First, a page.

Politicians and businessmen have already turned from basic social problems to plugging holes and opening holes in the price structure. The debate sweeps over them, and picks them up. A lot of disorganization and hardship occurs, without fundamental reform.

"Now, meanwhile, back at the ranch," as the cowboy stories say, let us see what is happening. There are few crooks and certainly no class of crooks. A lot of people are like fish, it is true, who rise avidly to make a killing. and end up gulping air. Generally, everyone is trying to get his own back as soon as possible. Even the speculator is trying to bet on an uncertain future to make up for his lost bets in the past.

If it is useless and blind to punish a lot of people, how then can inflation be stopped? The best way to stop it-and, it happens, the best way to prevent it-is by adopting the universal basic income or life account system. Or, if the system is in operation, increase the basic stipend; that is, tie it to the purchasing power of the dollar; tie it to a constant dollar. This mechanism has the effect of diminishing the incomes of the well-employed relative to the poorer elements of the population, all the more so by raising the equal per capita head tax of everyone.

Thus a truly just, simple, and effective brake is put upon inflation. And the impact of the fateful natural and coercive forces upon the poor is softened. Furthermore, no panic would seize the nation or its ruling elements. Price-fixing, rationing, emergency quotas, planned shortages, and planned overproduction, most of them palliatives and all of them coercive and bureaucratic, would be avoided. The free culture would skirt the storm or sail through it safely.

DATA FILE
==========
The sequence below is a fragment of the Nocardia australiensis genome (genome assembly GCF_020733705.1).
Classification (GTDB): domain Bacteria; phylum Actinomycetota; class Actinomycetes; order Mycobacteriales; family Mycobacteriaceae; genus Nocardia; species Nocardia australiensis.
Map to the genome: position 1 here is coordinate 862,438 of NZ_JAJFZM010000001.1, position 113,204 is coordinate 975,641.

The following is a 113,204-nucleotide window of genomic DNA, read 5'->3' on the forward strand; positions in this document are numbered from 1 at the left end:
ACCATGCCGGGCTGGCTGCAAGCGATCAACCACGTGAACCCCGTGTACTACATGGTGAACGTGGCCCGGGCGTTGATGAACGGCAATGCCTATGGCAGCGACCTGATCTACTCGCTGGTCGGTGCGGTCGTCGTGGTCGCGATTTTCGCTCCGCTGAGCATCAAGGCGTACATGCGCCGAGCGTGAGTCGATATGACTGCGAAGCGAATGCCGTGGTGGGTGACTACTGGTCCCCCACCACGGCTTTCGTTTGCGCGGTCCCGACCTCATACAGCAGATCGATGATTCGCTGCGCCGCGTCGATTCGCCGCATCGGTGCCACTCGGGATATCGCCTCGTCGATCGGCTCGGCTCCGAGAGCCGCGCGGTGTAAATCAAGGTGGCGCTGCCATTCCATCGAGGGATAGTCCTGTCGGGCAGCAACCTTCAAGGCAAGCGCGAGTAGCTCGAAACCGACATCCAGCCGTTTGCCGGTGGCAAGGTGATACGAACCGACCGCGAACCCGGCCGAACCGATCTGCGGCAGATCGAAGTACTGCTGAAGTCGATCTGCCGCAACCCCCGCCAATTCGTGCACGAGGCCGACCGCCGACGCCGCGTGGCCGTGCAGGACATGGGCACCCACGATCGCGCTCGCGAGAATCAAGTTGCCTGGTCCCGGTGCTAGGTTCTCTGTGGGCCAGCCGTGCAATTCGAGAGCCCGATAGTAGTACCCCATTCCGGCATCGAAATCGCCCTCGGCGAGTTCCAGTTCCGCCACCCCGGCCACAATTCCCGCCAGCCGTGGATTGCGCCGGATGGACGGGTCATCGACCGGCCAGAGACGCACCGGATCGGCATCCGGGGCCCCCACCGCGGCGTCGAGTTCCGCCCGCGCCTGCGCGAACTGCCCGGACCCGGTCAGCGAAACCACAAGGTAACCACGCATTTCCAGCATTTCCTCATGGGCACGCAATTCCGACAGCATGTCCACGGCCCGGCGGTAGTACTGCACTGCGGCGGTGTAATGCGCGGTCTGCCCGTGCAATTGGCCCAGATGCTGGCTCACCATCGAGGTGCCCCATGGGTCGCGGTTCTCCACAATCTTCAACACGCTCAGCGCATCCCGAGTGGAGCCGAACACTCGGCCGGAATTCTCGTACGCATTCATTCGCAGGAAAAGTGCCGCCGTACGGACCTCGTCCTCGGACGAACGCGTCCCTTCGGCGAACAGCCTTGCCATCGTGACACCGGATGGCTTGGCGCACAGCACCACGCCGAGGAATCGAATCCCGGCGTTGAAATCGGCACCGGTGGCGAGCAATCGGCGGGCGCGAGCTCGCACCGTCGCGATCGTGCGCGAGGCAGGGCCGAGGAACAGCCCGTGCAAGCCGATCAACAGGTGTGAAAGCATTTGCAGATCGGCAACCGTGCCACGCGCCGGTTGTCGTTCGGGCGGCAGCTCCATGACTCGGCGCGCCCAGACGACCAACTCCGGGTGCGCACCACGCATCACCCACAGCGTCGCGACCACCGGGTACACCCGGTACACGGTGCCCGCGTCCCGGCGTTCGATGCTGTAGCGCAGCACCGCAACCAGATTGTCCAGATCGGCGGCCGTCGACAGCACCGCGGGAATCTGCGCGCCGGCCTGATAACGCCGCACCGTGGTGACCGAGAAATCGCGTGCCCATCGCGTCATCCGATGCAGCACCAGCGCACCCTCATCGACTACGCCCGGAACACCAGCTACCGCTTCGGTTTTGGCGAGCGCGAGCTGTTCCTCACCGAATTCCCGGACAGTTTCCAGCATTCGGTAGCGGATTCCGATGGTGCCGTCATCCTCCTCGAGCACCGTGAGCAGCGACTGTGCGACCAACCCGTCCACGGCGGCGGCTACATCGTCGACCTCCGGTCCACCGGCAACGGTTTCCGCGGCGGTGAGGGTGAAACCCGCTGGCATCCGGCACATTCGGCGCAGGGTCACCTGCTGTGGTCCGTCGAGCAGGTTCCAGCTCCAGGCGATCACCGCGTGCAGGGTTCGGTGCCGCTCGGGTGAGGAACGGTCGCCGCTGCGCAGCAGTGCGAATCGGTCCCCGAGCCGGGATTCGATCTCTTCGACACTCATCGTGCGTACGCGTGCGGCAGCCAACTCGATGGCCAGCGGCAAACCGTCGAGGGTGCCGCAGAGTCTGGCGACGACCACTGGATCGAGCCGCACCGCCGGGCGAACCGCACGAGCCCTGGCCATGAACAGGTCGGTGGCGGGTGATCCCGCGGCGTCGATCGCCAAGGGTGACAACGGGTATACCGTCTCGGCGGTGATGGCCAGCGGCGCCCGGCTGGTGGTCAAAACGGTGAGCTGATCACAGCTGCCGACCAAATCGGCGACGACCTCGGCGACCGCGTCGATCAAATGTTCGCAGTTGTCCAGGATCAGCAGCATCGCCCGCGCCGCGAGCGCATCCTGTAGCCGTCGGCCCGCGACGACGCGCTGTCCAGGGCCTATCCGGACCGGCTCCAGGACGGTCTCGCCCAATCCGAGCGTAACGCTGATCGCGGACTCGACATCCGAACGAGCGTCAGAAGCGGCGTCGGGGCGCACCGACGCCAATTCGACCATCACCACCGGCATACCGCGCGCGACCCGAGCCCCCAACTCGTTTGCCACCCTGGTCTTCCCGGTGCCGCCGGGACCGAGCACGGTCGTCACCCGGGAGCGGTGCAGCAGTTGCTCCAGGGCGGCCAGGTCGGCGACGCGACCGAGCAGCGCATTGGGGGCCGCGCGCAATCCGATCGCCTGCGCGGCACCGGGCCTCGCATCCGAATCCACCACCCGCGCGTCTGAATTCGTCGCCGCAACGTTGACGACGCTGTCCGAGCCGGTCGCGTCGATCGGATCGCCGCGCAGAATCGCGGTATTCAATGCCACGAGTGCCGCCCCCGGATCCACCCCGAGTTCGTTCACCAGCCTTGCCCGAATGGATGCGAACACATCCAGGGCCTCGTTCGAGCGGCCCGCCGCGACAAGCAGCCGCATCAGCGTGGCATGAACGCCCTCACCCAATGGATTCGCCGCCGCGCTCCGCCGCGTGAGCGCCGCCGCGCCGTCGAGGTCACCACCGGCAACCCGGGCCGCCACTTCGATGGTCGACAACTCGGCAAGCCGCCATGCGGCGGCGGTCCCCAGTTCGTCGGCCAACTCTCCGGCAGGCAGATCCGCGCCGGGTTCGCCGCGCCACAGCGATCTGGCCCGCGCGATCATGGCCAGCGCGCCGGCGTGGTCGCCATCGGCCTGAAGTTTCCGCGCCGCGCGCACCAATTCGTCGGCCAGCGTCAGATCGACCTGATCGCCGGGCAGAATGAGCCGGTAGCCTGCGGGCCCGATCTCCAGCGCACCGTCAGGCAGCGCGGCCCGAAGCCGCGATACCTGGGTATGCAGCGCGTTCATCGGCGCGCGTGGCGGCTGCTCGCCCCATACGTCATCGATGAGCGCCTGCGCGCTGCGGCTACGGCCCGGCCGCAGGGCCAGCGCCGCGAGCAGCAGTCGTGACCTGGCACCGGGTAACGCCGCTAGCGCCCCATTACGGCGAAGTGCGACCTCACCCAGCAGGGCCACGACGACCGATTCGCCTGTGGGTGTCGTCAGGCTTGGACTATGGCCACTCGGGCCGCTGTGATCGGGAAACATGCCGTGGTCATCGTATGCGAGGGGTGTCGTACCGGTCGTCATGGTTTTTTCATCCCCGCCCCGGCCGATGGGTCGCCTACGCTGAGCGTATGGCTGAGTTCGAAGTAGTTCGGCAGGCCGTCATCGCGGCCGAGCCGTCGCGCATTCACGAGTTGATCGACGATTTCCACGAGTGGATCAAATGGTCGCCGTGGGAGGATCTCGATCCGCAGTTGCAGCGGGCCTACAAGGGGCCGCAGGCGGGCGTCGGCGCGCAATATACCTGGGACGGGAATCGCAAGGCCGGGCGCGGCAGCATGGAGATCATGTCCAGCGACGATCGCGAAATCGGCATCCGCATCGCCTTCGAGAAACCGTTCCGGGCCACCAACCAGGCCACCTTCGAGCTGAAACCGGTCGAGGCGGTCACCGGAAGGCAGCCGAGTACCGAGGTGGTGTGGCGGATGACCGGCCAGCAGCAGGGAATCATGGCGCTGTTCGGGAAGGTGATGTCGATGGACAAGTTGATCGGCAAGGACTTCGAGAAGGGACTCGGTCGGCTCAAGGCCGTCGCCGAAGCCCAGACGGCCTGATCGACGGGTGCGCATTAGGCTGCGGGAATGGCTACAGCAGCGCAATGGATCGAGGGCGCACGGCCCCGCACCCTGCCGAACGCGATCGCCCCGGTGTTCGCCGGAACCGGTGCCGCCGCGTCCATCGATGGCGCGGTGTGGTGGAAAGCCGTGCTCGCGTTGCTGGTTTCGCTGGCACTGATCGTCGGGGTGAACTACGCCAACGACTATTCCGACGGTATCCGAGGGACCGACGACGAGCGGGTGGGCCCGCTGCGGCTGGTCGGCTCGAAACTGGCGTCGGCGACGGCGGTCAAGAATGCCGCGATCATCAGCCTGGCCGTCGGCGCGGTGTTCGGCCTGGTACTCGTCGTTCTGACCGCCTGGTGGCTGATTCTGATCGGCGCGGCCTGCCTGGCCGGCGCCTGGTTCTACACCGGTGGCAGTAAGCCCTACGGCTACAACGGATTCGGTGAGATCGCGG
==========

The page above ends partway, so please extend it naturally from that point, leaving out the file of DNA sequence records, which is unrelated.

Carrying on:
To speak of sharing is to speak of six cares: property, prestige, love, knowledge, health, and power. Politics is concerned with all of these, for politics is the applied science of the general good of the population. The goal of American politics, of all persons to achieve a level from which they may pursue with some chance of success their own happiness.

America has gone farther toward this goal than has any large population in history. However, just as it appears ready to accept the goal as realistic and desirable, it has been trapped by its own contradictions. The physical environment is worsening . It has had to confront the limits of world resources. The submerged peoples of the world are surfacing with legitimate claims to sharing the goods of life.

Can the country continue to affirm its good will in the face of these new conditions? That depends upon whether there is some hope of success. If a plan for the future seems to be promising, the goal will be supported for a time. Large and firm successes must be won, though, to keep the nation driving forward.